Andrew Lees of UBS writes:
Yesterday’s equity rally was fascinating; not because of the excitement it has caused but because of the sheer lack of interest and belief. Having spoken to half a dozen people this morning about it, without exception no one either bothered to try and explain it or thought anything of it, and certainly no one even remotely suggested that it may be the start of something bigger. This is very understandable; business risk has removed any interest in the business of making money.
Whilst people talk of “revulsion” at market lows, this complete lack of interest and dismissal of yesterday’s move or the potential for any reason for anyone to commit capital, is exactly the same thing. What is more, we don’t need a huge amount of capital to lift this; rather we need a reduction in the selling pressure. We are set up in a similar way to some of the big 2002 rallies whereby there are a large number of deep in-the-money puts out there. As these approach expiry, unless they are converted to physical sales rather than cash sales, then there will be a lot of buying needed to happen.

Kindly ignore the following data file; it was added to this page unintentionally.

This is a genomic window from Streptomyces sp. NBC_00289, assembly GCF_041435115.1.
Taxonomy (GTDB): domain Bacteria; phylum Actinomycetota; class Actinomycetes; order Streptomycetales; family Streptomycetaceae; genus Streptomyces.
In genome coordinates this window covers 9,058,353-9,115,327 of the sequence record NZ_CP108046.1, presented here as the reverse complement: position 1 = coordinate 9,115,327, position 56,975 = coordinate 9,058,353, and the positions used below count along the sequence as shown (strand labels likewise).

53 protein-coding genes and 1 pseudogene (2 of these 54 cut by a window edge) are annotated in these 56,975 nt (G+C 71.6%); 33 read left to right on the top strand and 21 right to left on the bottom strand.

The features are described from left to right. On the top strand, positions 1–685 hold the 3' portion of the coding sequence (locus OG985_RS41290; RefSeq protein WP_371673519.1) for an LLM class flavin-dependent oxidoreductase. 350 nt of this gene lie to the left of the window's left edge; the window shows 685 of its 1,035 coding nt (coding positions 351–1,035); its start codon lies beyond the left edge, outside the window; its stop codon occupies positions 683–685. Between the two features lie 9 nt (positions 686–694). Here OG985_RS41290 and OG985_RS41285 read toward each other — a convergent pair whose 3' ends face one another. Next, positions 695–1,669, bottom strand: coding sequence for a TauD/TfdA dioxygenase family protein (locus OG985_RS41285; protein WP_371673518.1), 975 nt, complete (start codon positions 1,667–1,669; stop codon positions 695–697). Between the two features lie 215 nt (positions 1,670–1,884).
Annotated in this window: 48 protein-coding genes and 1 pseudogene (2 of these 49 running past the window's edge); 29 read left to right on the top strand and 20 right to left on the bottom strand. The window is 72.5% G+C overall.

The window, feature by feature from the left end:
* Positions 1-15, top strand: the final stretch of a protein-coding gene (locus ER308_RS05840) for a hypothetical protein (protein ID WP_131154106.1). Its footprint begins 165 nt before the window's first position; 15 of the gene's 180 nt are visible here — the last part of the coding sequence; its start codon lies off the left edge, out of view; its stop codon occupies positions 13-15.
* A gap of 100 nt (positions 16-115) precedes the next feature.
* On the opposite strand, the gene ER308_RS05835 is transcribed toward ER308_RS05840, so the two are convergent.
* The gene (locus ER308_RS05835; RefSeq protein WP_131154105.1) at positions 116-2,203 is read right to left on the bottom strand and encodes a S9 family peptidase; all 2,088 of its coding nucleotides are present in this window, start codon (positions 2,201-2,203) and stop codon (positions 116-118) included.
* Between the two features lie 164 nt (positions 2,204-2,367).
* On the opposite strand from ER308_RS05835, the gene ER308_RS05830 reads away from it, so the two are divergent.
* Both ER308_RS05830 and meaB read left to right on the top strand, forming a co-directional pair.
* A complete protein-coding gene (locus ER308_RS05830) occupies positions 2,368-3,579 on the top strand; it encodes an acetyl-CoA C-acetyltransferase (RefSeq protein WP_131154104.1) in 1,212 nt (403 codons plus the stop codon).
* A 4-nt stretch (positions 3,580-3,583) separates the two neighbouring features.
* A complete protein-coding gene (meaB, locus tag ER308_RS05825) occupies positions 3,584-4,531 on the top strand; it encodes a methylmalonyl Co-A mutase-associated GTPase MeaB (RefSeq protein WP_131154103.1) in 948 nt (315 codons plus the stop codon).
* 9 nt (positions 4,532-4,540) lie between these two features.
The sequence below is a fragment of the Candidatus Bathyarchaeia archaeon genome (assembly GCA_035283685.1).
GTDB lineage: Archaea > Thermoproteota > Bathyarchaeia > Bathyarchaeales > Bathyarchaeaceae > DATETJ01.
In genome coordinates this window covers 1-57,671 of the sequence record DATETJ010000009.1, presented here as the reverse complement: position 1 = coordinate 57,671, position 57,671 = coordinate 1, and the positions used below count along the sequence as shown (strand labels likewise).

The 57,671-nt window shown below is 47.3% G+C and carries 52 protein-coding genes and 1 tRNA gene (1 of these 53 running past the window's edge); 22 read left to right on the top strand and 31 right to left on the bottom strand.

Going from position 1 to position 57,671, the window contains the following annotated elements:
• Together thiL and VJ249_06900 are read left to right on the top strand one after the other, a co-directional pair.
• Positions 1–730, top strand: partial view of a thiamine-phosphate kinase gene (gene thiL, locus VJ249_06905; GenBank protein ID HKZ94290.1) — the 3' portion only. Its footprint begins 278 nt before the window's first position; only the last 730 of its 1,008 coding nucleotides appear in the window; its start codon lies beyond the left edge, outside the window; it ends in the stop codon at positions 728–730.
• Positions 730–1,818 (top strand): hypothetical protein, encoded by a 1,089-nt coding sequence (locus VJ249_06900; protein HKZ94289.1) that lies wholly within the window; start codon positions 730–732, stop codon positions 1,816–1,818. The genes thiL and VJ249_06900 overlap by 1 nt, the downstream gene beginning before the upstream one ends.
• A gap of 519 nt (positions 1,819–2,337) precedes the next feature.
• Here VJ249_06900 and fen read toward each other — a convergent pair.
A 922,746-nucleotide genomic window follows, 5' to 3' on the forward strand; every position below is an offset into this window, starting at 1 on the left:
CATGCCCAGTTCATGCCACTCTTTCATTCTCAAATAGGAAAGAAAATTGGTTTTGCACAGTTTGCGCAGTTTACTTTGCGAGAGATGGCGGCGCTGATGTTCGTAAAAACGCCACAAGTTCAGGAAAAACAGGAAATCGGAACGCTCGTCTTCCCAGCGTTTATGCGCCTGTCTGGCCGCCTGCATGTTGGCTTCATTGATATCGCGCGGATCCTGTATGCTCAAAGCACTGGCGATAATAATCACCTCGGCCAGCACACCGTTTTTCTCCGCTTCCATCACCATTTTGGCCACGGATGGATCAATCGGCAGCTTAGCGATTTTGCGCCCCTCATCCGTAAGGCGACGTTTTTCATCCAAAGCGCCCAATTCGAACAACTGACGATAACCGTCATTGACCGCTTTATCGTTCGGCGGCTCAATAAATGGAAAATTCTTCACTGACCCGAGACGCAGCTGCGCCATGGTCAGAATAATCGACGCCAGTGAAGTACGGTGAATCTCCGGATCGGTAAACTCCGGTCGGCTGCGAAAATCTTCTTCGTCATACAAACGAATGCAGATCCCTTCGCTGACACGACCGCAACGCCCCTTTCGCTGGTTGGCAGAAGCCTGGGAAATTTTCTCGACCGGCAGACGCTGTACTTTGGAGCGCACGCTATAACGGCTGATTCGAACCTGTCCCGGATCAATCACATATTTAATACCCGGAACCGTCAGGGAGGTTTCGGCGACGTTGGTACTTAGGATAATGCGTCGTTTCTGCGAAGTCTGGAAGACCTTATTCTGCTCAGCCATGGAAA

This would not be an expiry effect only lasting a day or two before expiry, but would be like 2002, a monthly kind of move. It is also worth remembering that in 1974 10 day volatility exploded when the market rallied from its lows as the S&P jumped 17% in just one week – (the Shanghai Composite is now up 16% from last weeks low, and there is speculation of a rate cut at the weekend according to Bloomberg). One other aspect on business risk is that if we do have a sizeable bounce from here, then hedge fund business risk may change to that of underperforming mutual funds etc.